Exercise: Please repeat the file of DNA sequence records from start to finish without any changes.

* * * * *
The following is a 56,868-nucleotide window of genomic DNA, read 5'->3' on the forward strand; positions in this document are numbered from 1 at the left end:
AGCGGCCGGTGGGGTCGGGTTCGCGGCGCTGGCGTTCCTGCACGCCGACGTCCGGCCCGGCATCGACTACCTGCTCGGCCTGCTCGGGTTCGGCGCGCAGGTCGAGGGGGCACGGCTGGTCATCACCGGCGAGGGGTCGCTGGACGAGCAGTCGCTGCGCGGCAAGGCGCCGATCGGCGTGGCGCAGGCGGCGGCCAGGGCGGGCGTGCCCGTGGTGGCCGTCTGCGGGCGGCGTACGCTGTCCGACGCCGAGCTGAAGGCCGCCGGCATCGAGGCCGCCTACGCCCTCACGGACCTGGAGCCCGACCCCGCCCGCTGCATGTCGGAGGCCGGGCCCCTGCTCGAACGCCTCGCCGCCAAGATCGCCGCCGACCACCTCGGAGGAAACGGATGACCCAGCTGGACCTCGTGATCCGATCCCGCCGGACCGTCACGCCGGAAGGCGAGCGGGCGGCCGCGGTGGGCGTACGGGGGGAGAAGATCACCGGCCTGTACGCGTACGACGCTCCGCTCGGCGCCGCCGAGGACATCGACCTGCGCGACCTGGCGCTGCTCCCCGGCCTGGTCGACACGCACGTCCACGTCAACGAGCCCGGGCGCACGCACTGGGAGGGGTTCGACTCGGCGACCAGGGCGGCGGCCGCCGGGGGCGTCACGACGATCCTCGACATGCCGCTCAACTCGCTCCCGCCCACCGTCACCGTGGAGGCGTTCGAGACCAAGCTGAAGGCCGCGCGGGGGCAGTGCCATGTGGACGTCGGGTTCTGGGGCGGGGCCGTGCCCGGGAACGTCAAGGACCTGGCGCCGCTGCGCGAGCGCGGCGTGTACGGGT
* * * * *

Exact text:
The following is a 56,868-nucleotide window of genomic DNA, read 5'->3' on the forward strand; positions in this document are numbered from 1 at the left end:
AGCGGCCGGTGGGGTCGGGTTCGCGGCGCTGGCGTTCCTGCACGCCGACGTCCGGCCCGGCATCGACTACCTGCTCGGCCTGCTCGGGTTCGGCGCGCAGGTCGAGGGGGCACGGCTGGTCATCACCGGCGAGGGGTCGCTGGACGAGCAGTCGCTGCGCGGCAAGGCGCCGATCGGCGTGGCGCAGGCGGCGGCCAGGGCGGGCGTGCCCGTGGTGGCCGTCTGCGGGCGGCGTACGCTGTCCGACGCCGAGCTGAAGGCCGCCGGCATCGAGGCCGCCTACGCCCTCACGGACCTGGAGCCCGACCCCGCCCGCTGCATGTCGGAGGCCGGGCCCCTGCTCGAACGCCTCGCCGCCAAGATCGCCGCCGACCACCTCGGAGGAAACGGATGACCCAGCTGGACCTCGTGATCCGATCCCGCCGGACCGTCACGCCGGAAGGCGAGCGGGCGGCCGCGGTGGGCGTACGGGGGGAGAAGATCACCGGCCTGTACGCGTACGACGCTCCGCTCGGCGCCGCCGAGGACATCGACCTGCGCGACCTGGCGCTGCTCCCCGGCCTGGTCGACACGCACGTCCACGTCAACGAGCCCGGGCGCACGCACTGGGAGGGGTTCGACTCGGCGACCAGGGCGGCGGCCGCCGGGGGCGTCACGACGATCCTCGACATGCCGCTCAACTCGCTCCCGCCCACCGTCACCGTGGAGGCGTTCGAGACCAAGCTGAAGGCCGCGCGGGGGCAGTGCCATGTGGACGTCGGGTTCTGGGGCGGGGCCGTGCCCGGGAACGTCAAGGACCTGGCGCCGCTGCGCGAGCGCGGCGTGTACGGGT